Quantifying the GHG Benefit of Composting
By: Chandu Visweswariah
CURE100 offers a Carbon Tracker software application that allows a household to determine its annual Greenhouse Gas (GHG) impact measured in metric tons of CO2e per year (learn about the Carbon Tracker in a previous blog post in this series and try the Carbon Tracker for yourself here). The Carbon Tracker allows a household to determine its “big hitters” and provides a quantified framework for systematic decarbonization. It also offers suggestions on how to decarbonize. The Carbon Tracker relies on GHG modeling techniques from various sources and studies. For example, what is the carbon impact of using a unit of electricity in different parts of the country? What is the carbon impact of various diets? How much carbon savings result from switching your furnace to biodiesel 20% or B-20 instead of fuel oil? Commuting by train? Recycling? Flying?
The Carbon Tracker “charges” each household an average amount of 0.806 metric tons of CO2e for Food and Waste, and offers “discounts” for recycling and composting. You get a total discount of 0.339 tons if you recycle paper, plastic, metal and glass, still leaving 0.467 tons of emissions which includes carting of Municipal Solid Waste (MSW) and the GHG impact of either incineration or a landfill.
This poses the question: What is a good number for the GHG reduction from composting? Is it worth our time and effort? Project Drawdown ranks composting as either 57th or 62nd (in two different scenarios) in effectiveness at fighting climate change out of 76 decarbonization ideas. We know that 75% of Americans don’t compost their food waste, so should we be on a crusade to change this? Our previous blog post on composting explained why commonly stated reasons for not composting are misinformed and another post gives you step-by-step instructions. If we offered a quantified carbon discount for composting, perhaps more Carbon Tracker users would be encouraged to compost. This article examines how we came up with that quantified number which has been implemented in the latest version of the Carbon Tracker.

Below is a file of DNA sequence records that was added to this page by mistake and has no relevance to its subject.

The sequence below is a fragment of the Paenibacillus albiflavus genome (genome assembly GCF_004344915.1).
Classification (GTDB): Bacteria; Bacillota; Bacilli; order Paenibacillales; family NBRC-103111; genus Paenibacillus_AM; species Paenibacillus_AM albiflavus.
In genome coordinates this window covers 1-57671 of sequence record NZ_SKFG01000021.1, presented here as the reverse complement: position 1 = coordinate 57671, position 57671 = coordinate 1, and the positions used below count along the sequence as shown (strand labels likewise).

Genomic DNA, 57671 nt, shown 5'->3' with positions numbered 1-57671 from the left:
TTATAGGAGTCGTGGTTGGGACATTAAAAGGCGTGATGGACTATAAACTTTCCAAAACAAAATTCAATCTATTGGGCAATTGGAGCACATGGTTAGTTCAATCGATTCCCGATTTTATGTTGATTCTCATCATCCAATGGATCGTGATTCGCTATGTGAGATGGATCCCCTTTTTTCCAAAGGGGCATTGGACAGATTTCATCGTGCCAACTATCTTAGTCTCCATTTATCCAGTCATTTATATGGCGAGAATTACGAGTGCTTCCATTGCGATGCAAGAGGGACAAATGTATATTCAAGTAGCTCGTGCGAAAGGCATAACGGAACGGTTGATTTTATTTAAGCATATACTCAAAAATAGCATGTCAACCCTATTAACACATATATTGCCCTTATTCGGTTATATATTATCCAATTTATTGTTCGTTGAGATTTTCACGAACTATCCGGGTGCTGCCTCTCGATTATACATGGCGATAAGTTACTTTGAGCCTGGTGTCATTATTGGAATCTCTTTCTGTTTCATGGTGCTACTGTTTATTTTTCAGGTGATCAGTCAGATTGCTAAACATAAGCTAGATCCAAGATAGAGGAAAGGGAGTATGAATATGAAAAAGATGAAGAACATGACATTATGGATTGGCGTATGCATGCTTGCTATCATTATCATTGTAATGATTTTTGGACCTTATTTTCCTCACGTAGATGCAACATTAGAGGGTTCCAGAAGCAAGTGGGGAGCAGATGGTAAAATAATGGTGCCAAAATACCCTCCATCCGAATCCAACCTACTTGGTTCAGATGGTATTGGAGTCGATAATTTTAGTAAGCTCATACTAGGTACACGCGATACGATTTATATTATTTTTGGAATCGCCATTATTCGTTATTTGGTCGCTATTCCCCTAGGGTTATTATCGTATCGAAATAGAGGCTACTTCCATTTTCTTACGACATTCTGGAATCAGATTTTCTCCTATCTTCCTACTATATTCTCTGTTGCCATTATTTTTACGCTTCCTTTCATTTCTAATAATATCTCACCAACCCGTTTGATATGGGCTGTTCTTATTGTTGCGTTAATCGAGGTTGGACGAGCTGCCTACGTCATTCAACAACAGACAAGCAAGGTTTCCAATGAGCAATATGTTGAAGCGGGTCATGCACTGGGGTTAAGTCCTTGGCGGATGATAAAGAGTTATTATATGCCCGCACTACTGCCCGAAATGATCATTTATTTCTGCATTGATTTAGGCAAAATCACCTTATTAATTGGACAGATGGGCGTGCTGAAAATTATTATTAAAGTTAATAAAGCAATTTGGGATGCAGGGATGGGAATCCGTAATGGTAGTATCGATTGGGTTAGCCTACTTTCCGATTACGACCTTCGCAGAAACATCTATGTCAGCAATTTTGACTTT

To answer this question, we will separately determine the number of tons of food scraps that an average household could compost per year, and then multiply that by the average savings in GHG per ton of food scraps.
The total food waste across the nation is a shocking 25M tons. When divided by 122.8 million households, that works out to 0.204 tons per household per year (or 448 pounds per household per year). To triangulate this number, consider that the EPA says 24% of household waste is organic while this fact sheet from the University of Michigan cites a 15.2% number, leading to an average figure of about 0.3 tons of organic waste per household per year. For our purposes, this is sufficient to establish a range of 0.2 to 0.3 tons of compostable organic waste per household per year.
The Environment Protection Agency (EPA) has provided us with a Waste Reduction Model or WARM to estimate the GHG savings from recycling and composting. Running out the calculations using this handy-dandy calculator gives us a result of 0.8808 metric tons of GHG per ton of food scraps composted, assuming a landfill solution. Note that composting saves about 50% of the GHG compared to sending food scraps to a landfill.
Combining the above two results gives us a total of 0.204 times 0.8808 = 0.180 tons per year of GHG savings. This is clearly an upper bound on the GHG savings per household because food waste occurs on farms, during food transportation, in restaurants and grocery stores in addition to households. Also, not all food waste goes to a landfill, some of it is incinerated in which case the GHG savings of composting is reduced. Taking these two factors into account, we end up with an approximate result of 0.1 tons of CO2e savings per household per year from composting, implying about 20% savings in GHG over recycling alone. We invite our readers to help us improve the accuracy of this estimate.
The “step-down” chart of GHG emissions from recycling and composting for an average household thus looks like the picture here.
Which begs the question: to compost or not to compost? On the one hand, one may make the argument that this is too much trouble to save 0.1 metric tons of GHG in a total average GHG impact of 50 tons per household per year. This is not even a 1% savings! Reducing food waste or making diet modifications will produce much higher carbon savings. On the other hand, composting enthusiasts will remind us that every bit of GHG savings counts, and that GHG is not the only reason to compost. Fewer garbage bags are used when trash is reduced, leading to less plastic pollution. Less fuel is burned transporting garbage. Because municipal trash is picked up only once a week, composting is a more convenient way to dispose of food scraps at our convenience. The resulting soil from composting is part of a regenerative and sustainable cycle since it can be used for your lawns, plants, bushes and trees.
As a family that has composted ever since we moved into our house in 2009, we can add that there’s a visceral sense of satisfaction when food scraps find their way back into enriching our soil instead of being carted to an incinerator or landfill.